Fortunately the temperature is cool, not even 60, so
we're not overheating, but it is extra cool in the
early morning. When it's raining, it's almost as cold
as Iceland in July.
We were saved having to set up camp in the rain
last night, but just barely. We camped just outside
Guret, which will be one of the finish line cities for
this year's Tour de France. We camped in a field that
was staked out for construction alongside the raod the
Tour riders will pass. Today we are riding roads that
will be part of the Tour's longest stage, 150 miles
from Limoges to St. Floret. I havent decided if I
will return to witness these stages or not. I'm
looking forward to being part of the throngs alongside
the road cheering the riders as they pass after a
truck driver today cheered me as he passed on a long
climb just as he would one of his favorite riders.
The race touches all here. Rashid even admitted to
being captivated by the hours of television coverage
he watched last summer, even tho he never really had
an interest in it when he was living in Chicago. He's
looking forward to watching it on tv again this July.

We go in to a couple of bakeries every day, Jesse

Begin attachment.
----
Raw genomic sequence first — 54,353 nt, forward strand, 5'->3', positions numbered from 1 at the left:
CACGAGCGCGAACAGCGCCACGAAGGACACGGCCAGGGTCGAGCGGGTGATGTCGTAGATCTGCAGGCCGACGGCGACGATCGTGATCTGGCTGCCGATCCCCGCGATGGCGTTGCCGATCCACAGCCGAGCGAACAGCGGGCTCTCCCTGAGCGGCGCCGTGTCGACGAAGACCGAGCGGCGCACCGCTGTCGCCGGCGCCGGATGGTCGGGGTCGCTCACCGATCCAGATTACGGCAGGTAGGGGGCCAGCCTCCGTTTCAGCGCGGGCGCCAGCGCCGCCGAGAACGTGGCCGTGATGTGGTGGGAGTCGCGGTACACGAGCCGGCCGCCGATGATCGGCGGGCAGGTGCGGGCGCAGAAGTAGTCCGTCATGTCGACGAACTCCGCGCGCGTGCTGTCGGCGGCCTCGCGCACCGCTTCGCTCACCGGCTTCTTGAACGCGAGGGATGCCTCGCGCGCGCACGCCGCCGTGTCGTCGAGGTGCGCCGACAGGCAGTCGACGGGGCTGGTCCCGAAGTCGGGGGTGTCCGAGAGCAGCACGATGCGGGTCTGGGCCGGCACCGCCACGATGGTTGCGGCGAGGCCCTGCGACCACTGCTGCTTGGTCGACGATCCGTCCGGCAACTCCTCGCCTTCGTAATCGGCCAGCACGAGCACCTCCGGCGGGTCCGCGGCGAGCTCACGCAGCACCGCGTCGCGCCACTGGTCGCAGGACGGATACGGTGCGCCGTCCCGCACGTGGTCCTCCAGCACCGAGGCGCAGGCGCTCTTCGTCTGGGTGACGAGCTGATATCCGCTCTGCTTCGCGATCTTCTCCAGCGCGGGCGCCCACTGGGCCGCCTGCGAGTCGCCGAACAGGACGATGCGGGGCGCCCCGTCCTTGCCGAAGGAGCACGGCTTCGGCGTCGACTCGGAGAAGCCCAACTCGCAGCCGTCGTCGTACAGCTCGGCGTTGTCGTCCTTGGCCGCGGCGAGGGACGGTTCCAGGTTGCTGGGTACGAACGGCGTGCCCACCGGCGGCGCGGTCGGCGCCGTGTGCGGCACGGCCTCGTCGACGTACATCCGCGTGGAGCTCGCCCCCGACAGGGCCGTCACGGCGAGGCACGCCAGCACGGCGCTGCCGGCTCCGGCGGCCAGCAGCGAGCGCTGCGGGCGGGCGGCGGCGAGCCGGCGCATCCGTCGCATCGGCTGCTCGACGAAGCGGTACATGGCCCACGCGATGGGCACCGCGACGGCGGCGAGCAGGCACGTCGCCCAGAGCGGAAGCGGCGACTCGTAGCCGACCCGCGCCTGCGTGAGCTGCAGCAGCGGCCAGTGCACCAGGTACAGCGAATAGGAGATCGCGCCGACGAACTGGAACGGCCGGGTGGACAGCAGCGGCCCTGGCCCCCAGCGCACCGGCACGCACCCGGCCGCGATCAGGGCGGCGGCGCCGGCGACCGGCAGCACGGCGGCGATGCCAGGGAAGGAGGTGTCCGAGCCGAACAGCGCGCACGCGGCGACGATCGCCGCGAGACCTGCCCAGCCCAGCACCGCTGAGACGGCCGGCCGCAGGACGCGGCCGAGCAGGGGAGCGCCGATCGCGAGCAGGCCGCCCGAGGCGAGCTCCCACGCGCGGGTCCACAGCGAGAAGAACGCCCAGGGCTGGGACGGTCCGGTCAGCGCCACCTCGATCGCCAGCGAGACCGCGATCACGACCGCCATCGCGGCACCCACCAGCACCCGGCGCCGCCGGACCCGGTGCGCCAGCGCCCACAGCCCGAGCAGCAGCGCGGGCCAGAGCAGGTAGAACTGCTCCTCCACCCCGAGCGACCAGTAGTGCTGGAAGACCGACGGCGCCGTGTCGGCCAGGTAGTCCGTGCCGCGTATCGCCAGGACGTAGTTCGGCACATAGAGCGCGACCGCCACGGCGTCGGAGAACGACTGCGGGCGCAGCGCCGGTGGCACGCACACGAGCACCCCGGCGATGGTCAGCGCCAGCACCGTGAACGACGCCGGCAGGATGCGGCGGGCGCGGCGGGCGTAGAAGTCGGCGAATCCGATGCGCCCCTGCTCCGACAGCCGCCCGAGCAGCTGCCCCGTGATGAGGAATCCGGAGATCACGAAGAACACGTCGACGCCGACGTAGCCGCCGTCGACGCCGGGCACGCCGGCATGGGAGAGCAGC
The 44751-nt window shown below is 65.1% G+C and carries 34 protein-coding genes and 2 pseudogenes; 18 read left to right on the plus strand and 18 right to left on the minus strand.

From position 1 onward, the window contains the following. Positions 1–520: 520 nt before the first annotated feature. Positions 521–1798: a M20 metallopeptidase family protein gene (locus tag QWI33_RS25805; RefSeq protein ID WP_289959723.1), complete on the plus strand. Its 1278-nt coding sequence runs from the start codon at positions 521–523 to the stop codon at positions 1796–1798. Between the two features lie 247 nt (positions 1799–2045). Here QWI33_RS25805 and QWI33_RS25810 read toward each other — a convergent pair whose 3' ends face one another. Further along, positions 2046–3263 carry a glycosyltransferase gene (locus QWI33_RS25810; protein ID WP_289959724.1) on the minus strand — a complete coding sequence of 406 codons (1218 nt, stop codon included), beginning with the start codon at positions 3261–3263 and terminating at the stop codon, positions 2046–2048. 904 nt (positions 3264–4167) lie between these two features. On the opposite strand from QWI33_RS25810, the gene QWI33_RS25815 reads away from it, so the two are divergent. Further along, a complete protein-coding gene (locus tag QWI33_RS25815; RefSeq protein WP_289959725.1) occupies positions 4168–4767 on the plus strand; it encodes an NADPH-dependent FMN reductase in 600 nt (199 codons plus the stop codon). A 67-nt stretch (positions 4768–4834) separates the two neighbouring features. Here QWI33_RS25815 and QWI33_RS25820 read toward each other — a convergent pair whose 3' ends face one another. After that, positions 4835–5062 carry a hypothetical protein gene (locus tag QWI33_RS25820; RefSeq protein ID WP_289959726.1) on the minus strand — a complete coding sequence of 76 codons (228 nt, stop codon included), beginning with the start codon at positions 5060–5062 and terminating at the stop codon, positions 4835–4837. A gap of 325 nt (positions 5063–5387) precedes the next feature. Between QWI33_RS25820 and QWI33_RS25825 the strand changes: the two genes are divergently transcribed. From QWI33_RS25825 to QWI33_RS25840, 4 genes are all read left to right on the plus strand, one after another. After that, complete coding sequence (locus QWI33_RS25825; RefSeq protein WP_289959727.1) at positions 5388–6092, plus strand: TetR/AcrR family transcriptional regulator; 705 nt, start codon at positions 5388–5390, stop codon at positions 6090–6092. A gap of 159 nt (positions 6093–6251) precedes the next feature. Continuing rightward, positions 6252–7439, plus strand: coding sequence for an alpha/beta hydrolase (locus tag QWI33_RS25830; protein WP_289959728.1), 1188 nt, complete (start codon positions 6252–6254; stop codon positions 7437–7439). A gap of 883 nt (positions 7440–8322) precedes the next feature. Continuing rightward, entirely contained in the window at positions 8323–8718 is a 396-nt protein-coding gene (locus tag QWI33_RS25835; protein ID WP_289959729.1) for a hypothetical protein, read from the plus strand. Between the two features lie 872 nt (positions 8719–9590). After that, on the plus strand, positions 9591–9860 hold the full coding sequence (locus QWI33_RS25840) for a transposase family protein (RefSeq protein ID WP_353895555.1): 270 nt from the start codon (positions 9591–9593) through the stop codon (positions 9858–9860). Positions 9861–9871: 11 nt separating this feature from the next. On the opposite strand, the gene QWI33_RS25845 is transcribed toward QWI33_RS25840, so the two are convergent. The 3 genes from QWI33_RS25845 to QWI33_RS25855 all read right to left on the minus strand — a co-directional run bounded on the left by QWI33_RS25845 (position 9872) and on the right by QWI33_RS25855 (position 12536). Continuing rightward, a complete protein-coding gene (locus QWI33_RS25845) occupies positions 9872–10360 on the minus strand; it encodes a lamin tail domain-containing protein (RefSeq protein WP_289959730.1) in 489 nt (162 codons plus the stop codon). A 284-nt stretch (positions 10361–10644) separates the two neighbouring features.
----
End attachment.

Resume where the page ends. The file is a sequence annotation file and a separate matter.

for a baguette and pastries and whatever, and I for
their more nutritional fare--quiches and potato
patties and pate's in a biscuit and other surprises.
They are always a delight giving a distinct local
flavor, and Jesse, with his fluency in French, often
has an interesting conversaton when we have the shop
to ourself. An older guy in the pastry shop in the
town with the closed internet shop told us about
visting Chicago. He said it wasnt anything like the
movies--it was clean and didnt have any gangsters.
Jesse is protecting me from any suggestions of
anti-Americanism I might have detected with my minimal
French. So far, everyone has been charming and
conversational. Jesse is greatly enhancing the
experience and saving me countelss frustrations, they
they too can be very telling aspects to one's travels.
But I will have a chance to experience France on my
own when we split off and Jesse heads to Berlin where
his girl friend will be studying this summer.
Later, George
George Writes and Bikes - From France

Vital Information is pleased to put out the writing and reports of George, the incredible biker. George occasionally gets around Chicago as a messenger, but whenever he gets a chance, he hits the world. Recent adventures include Iceland, Thailand, the Western USA and South America. You should well enjoy these reports.